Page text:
Jackson Hole is a valley located between the Gros Ventre and Teton mountain ranges in the state of Wyoming, close to the border with Idaho. When trappers used the term “hole” in reference to large mountain valleys, they were referring to something that looked like a large cavern or a pit. While the low-lying valleys located surrounded by mountains and containing rivers and streams are good habitat for beavers and other fur-bearing animals, they’re too far away for deer to migrate through. Jackson Hole is approximately 55 miles long (89 km) long and 6 to 13 miles wide (10 to 21 km with an average elevation of 6,800 ft). It is a graben valley with an average elevation of 6,800 ft, but its lowest point is near the southern park boundary at 6,350 ft (1,940 m).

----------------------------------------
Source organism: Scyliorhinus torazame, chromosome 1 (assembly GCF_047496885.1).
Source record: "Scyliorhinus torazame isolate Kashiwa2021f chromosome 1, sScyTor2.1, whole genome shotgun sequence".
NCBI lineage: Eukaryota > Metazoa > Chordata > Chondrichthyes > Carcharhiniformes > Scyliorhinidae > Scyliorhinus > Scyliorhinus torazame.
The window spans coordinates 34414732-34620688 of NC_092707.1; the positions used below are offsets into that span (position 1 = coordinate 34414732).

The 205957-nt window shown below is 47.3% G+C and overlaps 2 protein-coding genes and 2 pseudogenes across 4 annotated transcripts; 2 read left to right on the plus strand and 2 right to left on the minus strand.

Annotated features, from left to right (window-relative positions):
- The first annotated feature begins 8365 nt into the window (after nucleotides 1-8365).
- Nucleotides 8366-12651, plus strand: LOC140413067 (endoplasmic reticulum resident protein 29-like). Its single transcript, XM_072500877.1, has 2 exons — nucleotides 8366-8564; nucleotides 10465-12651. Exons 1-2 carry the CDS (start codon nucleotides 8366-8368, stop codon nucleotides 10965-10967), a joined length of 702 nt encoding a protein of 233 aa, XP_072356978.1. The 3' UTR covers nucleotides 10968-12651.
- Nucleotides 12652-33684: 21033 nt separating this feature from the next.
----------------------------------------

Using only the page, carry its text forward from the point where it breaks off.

The valley is created by the Teton Range to the west and the Gros Ventre Range to the east. The northwestern part of the valley, encompassing the majority of the Teton Range and Jackson Lake, is incorporated into Grand Teton National Park. Jackson is situated at the southernmost tip of the state. United States territory lies, between them The junction of Route 26, known as “Glacier View Turnout” offers an expansive view of Teton Glacier, on the north of Grand Teton, and the National Elk Refuge, where the world’s largest elk herd lives.